Metallacarboranes of the transition elements, owing to their generally robust character, high solubility in organic solvents, and ability in many cases to undergo reversible oxidation and reduction, afford special opportunities for investigating the electronic properties of well-defined organometallic systems. In recent papers, we have elucidated the redox behavior of several families of cobaltacarborane1,2 and ferracarborane3a sandwich complexes, building on earlier electrochemical investigations of small metallacarboranes.3b Many of these are polynuclear assemblies, where the separation between sequential oxidations or reductions allowed us to draw qualitative conclusions about the degree of intramolecular electronic delocalization †
Dipartimento di Chimica, Universita` di Siena. Department of Chemistry, University of Virginia. Current address: Department of Chemistry, University of Illinois, Urbana, IL 61801. | Current address: Institute for Technical Chemistry (ITC-CPV), Forschungszentrum Karlsruhe, P. O.Box 3640, 76021 Karlsruhe, Germany.
in the mixed-valent species, i.e., to relate the observed Kcom values4 to their respective Robin-Day classifications.5 Here, we extend our electrochemical studies to a wider series of polycobaltacarboranes having different molecular architectures, in which the building block subunits are double-decker sandwiches (Charts 1 and 2)1,2a,6 or triple-decker assemblies (Chart 3).1,6c,7 Our main objective in this work was to better define the nature of the mixed-valent species by comparing their preliminary classifications based on the pertinent Kcom values (a parameter which contains different contributions, not all of which arise from mutual electronic interactions between redox centers)1,4 with those from more selective spectroelectrochemical findings, in both cases supported by qualitative theoretical calculations. Electrochemistry. Dinuclear Cobaltacarboranes. Compounds 3a-c, 4, 5, 6a-b, and 7a-b, with their varying modes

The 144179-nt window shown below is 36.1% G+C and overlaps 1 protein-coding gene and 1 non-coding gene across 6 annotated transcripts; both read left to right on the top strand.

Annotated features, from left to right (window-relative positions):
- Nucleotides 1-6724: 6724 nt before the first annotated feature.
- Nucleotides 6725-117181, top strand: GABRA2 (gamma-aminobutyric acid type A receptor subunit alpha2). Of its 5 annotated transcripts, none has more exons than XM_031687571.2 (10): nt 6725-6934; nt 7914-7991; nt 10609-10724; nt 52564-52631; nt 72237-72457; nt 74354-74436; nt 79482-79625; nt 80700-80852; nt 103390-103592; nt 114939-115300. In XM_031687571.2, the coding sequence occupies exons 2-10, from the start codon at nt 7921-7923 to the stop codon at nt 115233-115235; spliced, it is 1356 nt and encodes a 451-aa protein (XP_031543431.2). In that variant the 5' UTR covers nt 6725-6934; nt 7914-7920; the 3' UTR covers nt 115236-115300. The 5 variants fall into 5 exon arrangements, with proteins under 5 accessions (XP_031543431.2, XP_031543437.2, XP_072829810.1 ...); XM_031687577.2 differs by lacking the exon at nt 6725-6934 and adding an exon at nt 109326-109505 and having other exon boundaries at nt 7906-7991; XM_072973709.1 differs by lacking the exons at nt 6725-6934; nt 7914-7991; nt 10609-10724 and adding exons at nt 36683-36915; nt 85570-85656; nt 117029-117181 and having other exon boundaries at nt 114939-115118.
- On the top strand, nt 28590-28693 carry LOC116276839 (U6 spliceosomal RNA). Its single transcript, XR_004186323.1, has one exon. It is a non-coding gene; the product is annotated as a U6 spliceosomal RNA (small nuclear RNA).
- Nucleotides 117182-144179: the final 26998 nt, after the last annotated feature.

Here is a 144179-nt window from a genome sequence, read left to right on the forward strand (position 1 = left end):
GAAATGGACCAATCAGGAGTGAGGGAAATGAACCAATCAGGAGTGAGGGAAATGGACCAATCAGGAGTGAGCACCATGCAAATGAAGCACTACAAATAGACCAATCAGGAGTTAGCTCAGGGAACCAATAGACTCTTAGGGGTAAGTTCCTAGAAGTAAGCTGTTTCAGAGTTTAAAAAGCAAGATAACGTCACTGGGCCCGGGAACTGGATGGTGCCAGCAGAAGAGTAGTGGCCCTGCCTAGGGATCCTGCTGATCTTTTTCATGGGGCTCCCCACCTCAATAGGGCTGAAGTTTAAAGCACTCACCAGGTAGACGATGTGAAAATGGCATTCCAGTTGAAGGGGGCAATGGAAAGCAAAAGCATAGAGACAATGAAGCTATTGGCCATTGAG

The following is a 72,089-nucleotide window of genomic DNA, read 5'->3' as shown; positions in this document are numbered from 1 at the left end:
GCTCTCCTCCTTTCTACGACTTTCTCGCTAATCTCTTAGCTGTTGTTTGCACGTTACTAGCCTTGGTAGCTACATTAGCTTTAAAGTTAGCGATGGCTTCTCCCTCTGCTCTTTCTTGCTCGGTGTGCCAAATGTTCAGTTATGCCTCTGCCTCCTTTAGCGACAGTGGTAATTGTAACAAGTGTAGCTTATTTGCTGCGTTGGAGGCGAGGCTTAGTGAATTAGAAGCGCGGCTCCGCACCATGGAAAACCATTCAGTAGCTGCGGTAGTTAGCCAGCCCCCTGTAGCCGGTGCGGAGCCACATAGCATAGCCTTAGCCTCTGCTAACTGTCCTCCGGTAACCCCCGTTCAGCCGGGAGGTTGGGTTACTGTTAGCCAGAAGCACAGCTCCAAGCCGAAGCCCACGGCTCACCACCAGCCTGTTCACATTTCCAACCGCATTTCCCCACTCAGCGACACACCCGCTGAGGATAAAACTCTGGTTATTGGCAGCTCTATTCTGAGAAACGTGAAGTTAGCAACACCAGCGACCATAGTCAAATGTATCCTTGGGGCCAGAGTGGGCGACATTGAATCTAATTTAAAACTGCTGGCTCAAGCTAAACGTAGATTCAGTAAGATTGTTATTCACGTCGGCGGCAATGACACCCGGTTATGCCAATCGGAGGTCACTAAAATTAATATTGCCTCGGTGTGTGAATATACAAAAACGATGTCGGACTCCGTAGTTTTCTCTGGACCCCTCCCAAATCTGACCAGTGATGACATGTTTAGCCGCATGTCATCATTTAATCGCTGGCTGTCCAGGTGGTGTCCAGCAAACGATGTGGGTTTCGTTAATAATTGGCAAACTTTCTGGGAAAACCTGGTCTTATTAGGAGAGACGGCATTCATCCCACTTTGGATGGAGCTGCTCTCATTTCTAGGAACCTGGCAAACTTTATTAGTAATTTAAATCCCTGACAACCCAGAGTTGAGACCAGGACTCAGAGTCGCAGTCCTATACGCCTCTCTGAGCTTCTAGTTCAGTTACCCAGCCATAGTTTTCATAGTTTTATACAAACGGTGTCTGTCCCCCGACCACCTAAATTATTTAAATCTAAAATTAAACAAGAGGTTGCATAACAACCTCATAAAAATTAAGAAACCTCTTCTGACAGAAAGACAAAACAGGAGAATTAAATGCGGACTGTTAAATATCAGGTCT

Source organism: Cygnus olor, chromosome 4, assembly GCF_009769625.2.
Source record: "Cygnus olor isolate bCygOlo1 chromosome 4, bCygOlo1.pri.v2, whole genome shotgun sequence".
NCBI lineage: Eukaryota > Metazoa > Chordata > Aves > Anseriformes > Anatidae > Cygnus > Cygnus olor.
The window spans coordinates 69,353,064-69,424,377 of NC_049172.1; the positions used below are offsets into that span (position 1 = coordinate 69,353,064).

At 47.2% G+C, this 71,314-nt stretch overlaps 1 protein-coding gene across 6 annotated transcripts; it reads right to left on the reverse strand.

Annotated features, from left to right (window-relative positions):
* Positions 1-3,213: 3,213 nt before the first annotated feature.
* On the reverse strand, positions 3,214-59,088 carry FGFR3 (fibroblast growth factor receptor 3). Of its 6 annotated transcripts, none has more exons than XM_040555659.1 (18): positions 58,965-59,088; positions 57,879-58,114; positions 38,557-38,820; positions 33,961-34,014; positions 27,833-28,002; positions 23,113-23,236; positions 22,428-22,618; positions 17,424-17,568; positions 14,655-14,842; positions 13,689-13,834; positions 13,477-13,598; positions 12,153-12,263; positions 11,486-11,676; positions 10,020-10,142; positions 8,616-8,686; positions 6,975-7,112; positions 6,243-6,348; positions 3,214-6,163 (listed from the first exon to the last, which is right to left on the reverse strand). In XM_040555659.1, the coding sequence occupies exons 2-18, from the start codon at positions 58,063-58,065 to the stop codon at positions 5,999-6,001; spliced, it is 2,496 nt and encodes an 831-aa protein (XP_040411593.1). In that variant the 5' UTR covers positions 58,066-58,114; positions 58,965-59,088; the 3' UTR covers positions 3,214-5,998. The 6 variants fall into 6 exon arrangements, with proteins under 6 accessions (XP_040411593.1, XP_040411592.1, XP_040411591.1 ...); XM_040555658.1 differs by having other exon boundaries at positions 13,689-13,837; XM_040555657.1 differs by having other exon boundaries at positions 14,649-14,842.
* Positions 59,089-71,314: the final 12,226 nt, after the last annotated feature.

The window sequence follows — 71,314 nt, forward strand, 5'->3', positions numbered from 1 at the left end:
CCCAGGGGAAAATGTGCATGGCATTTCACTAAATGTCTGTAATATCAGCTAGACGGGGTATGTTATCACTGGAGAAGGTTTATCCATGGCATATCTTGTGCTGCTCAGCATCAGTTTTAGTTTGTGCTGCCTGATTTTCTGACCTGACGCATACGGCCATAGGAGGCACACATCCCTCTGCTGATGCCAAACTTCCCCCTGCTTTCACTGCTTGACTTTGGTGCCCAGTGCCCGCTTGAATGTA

(1) Yao, H.; Sabat, M.; Grimes, R. N.; Zanello, P.; Fabrizi de Biani, F. Organometallics 2003, 22, 2581. (2) (a) Yao, H.; Sabat, M.; Grimes, R. N.; Fabrizi de Biani, F.; Zanello, P. Angew. Chem., Int. Ed. 2003, 42, 1002. (b) Yao, H.; Grimes, R. N.; Corsini, M.; Zanello, P. Organometallics 2003, 22, 4381. (3) (a) Fabrizi de Biani, F.; Fontani, M.; Ruiz, E.; Zanello, P.; Russell, J. M.; Grimes, R. N. Organometallics 2002, 21, 4129. (b) For a listing of previous electrochemical papers in this area, see ref 3a, refs 4-7. 11360
Electronic Properties of Cobaltacarboranes Chart 1
of cluster connectivity, allow us to study subtle electronic effects that govern the interactions between two cobaltacarborane subunits. Let us start with complexes 3a-c whose clusters are directly linked with no intervening units. It was previously shown that the fulvalene-bridged complex 3a exhibits two separate one-electron oxidations (in CH2Cl2) as well as two separate one-electron reductions (in thf),8 where the separation of the two oxidations (∆E° ) 0.25 V) is slightly lower than that detected in biferrocene (∆E° ) 0.35 V).9 The electrochemi(8) (a) Chin, T. T.; Grimes, R. N.; Geiger, W. E. Inorg. Chem. 1999, 38, 93. (b) Chin, T. T.; Lovelace, S. R.; Geiger, W. E.; Davis, C. M.; Grimes, R. N. J. Am. Chem. Soc. 1994, 116, 9359.
ARTICLES Chart 3